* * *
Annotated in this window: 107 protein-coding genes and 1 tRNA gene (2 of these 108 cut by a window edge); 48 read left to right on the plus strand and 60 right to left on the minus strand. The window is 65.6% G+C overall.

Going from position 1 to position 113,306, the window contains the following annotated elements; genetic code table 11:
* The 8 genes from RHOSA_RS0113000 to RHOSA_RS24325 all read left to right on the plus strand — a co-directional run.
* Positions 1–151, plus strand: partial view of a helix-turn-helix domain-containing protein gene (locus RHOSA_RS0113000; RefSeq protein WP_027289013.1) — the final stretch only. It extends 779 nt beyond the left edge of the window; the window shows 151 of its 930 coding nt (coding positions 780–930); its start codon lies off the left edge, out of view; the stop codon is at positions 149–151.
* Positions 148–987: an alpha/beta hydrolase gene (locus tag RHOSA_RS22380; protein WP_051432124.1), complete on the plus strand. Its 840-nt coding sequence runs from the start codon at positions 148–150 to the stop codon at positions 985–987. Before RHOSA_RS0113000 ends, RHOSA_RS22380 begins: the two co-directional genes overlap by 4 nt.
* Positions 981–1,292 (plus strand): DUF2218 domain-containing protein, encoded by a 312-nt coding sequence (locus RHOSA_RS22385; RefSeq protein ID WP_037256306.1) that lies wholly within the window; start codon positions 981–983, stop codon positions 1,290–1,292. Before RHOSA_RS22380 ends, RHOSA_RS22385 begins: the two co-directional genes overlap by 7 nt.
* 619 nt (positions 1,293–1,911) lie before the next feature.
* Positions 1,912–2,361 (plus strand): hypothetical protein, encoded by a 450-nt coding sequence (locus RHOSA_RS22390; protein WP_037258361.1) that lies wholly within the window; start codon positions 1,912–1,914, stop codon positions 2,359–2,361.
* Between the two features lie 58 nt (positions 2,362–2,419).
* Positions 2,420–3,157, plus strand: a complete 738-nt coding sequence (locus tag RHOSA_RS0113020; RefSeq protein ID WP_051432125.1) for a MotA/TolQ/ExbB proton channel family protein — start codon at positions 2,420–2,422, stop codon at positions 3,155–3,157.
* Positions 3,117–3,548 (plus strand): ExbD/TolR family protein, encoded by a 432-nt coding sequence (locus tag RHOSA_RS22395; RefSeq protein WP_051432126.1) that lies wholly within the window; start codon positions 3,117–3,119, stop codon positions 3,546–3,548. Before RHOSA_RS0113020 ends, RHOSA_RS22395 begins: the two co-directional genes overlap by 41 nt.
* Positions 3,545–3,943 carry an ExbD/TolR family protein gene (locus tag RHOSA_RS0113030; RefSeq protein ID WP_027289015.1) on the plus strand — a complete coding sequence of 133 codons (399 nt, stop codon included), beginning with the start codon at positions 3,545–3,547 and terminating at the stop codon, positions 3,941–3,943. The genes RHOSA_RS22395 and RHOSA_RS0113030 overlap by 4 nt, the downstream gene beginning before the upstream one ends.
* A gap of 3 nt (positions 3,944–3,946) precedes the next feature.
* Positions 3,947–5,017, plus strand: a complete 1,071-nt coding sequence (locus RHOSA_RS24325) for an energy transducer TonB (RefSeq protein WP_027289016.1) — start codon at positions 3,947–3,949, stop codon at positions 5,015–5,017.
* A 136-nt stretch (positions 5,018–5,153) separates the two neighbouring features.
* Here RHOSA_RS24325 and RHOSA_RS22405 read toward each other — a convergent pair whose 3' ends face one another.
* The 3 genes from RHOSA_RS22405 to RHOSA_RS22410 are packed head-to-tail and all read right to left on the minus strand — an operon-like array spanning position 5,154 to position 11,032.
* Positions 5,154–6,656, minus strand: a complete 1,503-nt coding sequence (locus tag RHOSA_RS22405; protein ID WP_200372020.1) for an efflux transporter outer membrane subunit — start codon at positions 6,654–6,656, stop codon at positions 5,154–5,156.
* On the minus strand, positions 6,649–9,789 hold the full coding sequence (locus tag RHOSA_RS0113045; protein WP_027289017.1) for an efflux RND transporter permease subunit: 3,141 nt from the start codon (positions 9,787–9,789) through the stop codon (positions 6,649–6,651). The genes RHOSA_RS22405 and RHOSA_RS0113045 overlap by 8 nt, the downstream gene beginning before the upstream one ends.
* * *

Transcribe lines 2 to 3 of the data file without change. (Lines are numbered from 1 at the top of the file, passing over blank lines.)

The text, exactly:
Going from position 1 to position 113,306, the window contains the following annotated elements; genetic code table 11:
* The 8 genes from RHOSA_RS0113000 to RHOSA_RS24325 all read left to right on the plus strand — a co-directional run.